Chapter 3 deals with the Assunta, the painting that established Titian’s reputation. Although called the Assunta, the “theological and spiritual context is the triumph of the Immaculate Conception.” (74)
For Titian and his Franciscan patrons, there can be no doubt that "S. Maria Gloriosa" implied "S. Maria Immacolata"... Given the liturgical and theological assimilation of the Virgin's Immaculate Conception with her Assumption, it comes as no surprise that the visual imagery of the former was frequently based upon representations of the latter. (93)
Goffen found the source of Titian’s work in a sermon by Lorenzo Giustiniani, whose collected sermons had been printed in Venice in 1506.
There is another text, however, that can almost be read as the libretto for Titian's "opera," and that is the sermon for the feast of the Assumption by Lorenzo Giustiniani... it seems that the artist or his Franciscan patrons must indeed have been referring to Giustiniani's text, or something very like it.
Chapter 4 is devoted to Titian’s famed Pesaro altarpiece. Looking at that painting with its "dual sacred and secular imagery, combining the representation of the Immaculate Conception with references to the Serenissima" through Goffen’s eyes is a revelation.
In her last chapter, “The Cult of the Madonna in Venice,” Goffen claimed the Bellini triptych, as well as Titian’s Assunta, Pesaro altarpiece, and Pieta were representations of the Immaculate Conception.
Titian's Pieta must be considered, therefore, together with Bellini's triptych and Titian's own earlier works for the Frari. The four altarpieces (or the three alone, in situ) represent the dedication of the Frari to the Immaculate Conception in visual imagery that suggests the similarities of the Madonna, and hence her church, with the Most serene republic of Venice. (154)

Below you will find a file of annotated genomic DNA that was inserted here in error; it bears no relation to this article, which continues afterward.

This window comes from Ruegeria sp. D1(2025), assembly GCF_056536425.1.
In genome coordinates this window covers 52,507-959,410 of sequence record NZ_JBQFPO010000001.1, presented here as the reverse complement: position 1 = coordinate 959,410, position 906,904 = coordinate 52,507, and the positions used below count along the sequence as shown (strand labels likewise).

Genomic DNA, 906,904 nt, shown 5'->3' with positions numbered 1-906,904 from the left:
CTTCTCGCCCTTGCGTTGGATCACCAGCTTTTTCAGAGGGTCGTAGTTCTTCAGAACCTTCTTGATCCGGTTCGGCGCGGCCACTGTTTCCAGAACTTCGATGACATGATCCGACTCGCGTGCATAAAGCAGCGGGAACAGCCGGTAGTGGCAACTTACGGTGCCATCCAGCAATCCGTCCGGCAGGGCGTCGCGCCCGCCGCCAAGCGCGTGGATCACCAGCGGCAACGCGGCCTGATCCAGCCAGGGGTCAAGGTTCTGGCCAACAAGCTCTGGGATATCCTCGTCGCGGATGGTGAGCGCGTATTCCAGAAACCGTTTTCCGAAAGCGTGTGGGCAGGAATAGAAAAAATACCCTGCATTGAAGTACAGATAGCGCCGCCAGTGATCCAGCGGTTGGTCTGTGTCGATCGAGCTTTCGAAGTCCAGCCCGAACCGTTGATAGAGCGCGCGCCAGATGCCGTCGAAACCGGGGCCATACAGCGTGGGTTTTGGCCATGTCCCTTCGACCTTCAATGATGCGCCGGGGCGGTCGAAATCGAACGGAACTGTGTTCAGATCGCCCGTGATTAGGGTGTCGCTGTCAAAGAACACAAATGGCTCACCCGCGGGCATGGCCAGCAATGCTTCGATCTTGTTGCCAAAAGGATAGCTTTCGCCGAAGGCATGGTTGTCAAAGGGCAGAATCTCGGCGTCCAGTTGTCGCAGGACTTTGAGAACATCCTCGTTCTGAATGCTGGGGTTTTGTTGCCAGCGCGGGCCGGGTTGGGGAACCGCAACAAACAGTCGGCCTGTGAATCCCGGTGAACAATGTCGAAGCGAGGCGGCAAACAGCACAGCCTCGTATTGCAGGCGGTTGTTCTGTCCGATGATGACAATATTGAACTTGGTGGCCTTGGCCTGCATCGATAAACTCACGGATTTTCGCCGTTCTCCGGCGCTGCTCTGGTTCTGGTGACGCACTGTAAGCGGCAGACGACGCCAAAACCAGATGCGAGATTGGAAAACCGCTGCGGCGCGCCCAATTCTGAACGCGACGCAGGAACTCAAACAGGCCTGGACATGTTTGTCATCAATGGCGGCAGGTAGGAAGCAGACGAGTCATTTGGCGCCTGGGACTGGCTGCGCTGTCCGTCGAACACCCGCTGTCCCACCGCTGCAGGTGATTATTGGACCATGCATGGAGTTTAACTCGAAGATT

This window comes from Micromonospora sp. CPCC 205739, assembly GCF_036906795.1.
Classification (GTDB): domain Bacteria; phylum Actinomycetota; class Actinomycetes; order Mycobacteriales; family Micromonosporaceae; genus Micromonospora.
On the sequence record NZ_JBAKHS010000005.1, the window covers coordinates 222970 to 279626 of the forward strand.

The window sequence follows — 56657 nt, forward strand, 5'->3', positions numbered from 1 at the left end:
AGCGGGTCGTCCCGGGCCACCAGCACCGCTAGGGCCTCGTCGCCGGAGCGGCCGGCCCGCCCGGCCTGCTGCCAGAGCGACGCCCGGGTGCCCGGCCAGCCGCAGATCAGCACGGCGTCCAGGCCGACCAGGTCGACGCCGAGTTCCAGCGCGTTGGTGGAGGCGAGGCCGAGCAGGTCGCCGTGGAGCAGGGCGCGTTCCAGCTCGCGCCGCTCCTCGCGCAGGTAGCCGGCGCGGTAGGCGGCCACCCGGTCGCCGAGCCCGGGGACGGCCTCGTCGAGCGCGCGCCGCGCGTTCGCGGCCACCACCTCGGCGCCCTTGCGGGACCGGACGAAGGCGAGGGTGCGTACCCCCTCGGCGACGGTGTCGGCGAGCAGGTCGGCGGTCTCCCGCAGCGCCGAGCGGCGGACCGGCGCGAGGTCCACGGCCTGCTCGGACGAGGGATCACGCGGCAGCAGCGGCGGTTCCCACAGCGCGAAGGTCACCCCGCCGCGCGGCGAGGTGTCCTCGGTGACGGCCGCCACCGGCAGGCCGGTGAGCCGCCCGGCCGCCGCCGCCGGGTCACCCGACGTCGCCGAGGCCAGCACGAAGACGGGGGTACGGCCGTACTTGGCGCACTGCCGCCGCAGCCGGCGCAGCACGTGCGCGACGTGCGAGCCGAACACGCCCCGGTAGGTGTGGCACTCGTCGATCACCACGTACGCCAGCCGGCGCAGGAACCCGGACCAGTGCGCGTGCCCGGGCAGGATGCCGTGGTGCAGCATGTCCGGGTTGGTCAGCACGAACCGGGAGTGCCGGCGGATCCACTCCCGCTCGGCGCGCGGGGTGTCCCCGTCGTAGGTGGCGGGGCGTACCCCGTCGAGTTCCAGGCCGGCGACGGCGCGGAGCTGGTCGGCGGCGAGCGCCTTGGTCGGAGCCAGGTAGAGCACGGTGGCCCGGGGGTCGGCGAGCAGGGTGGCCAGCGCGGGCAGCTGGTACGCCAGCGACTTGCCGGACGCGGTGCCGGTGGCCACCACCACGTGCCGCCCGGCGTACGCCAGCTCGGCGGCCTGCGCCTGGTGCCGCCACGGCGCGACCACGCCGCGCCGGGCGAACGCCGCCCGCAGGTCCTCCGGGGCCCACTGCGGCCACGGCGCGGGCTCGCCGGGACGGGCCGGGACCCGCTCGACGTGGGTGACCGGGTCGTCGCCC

In the year 1500 Venice was not only the greatest city on the Italian peninsula but it was also the wealthiest and most powerful nation in Europe. England, France and Spain were just emerging from a century of civil wars. Germany was hopelessly divided and the Emperor was little more than a penniless figurehead. The Papacy was still contending with threats to its authority from Roman warlords and conciliarist bishops. Only Venice seemed to have the will and wherewithal to deal with the Ottoman Empire.
To read Rona Goffen’s book is to understand that in the age of Bellini, Giorgione and Titian, practically every Venetian would have believed that they owed it all to the Immaculata. Yet in history things can sometimes turn on a dime. In the year after Titian painted the Assunta, Martin Luther posted his 95 theses on a church door in Wittenberg. In the next few years radical Protestant reformers would be destroying images of the Madonna all over Europe.
It is hard for moderns, even Catholics, to understand or sympathize with the beliefs of Venetian painters and patrons. Interestingly, in the 19th century as hordes of Catholic immigrants were pouring into the United States, the Catholic hierarchy dedicated the country to the Immaculate Conception. Today, most of the descendants of those immigrants have no idea of the meaning of the doctrine.
I owe a great debt to the late Rona Goffen. When I originally saw the nudity of the woman in the Tempest as Giorgione’s way of depicting the Immaculate Conception of Mary, I just assumed that the doctrine was important in Catholic Italy. However, it was only after a chance encounter with Goffen’s Piety and Patronage in Renaissance Venice that I came to realize just how important the Immaculate Conception was in the Age of Bellini, Giorgione, and Titian.
*Rona Goffen: Piety and Patronage in Renaissance Venice. Yale, 1986.